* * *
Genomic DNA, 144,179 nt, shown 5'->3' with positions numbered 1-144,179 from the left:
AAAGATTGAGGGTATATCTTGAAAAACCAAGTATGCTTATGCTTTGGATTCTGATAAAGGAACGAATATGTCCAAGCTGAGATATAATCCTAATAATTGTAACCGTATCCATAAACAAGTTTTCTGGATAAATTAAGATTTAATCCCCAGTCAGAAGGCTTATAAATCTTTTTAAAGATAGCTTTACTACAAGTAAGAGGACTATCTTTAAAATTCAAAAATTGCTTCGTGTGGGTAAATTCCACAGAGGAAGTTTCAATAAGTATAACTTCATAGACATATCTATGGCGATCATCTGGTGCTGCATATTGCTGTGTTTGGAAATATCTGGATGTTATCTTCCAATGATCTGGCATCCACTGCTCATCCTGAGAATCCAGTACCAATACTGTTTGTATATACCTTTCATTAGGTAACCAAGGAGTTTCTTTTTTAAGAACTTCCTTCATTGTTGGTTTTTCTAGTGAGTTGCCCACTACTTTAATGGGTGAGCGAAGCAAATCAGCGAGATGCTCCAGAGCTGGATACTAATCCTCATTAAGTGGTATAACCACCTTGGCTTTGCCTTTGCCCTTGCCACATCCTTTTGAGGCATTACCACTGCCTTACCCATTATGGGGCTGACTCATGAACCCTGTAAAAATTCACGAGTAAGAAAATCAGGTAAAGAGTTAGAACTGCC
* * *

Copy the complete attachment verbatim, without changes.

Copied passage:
Genomic DNA, 144,179 nt, shown 5'->3' with positions numbered 1-144,179 from the left:
AAAGATTGAGGGTATATCTTGAAAAACCAAGTATGCTTATGCTTTGGATTCTGATAAAGGAACGAATATGTCCAAGCTGAGATATAATCCTAATAATTGTAACCGTATCCATAAACAAGTTTTCTGGATAAATTAAGATTTAATCCCCAGTCAGAAGGCTTATAAATCTTTTTAAAGATAGCTTTACTACAAGTAAGAGGACTATCTTTAAAATTCAAAAATTGCTTCGTGTGGGTAAATTCCACAGAGGAAGTTTCAATAAGTATAACTTCATAGACATATCTATGGCGATCATCTGGTGCTGCATATTGCTGTGTTTGGAAATATCTGGATGTTATCTTCCAATGATCTGGCATCCACTGCTCATCCTGAGAATCCAGTACCAATACTGTTTGTATATACCTTTCATTAGGTAACCAAGGAGTTTCTTTTTTAAGAACTTCCTTCATTGTTGGTTTTTCTAGTGAGTTGCCCACTACTTTAATGGGTGAGCGAAGCAAATCAGCGAGATGCTCCAGAGCTGGATACTAATCCTCATTAAGTGGTATAACCACCTTGGCTTTGCCTTTGCCCTTGCCACATCCTTTTGAGGCATTACCACTGCCTTACCCATTATGGGGCTGACTCATGAACCCTGTAAAAATTCACGAGTAAGAAAATCAGGTAAAGAGTTAGAACTGCC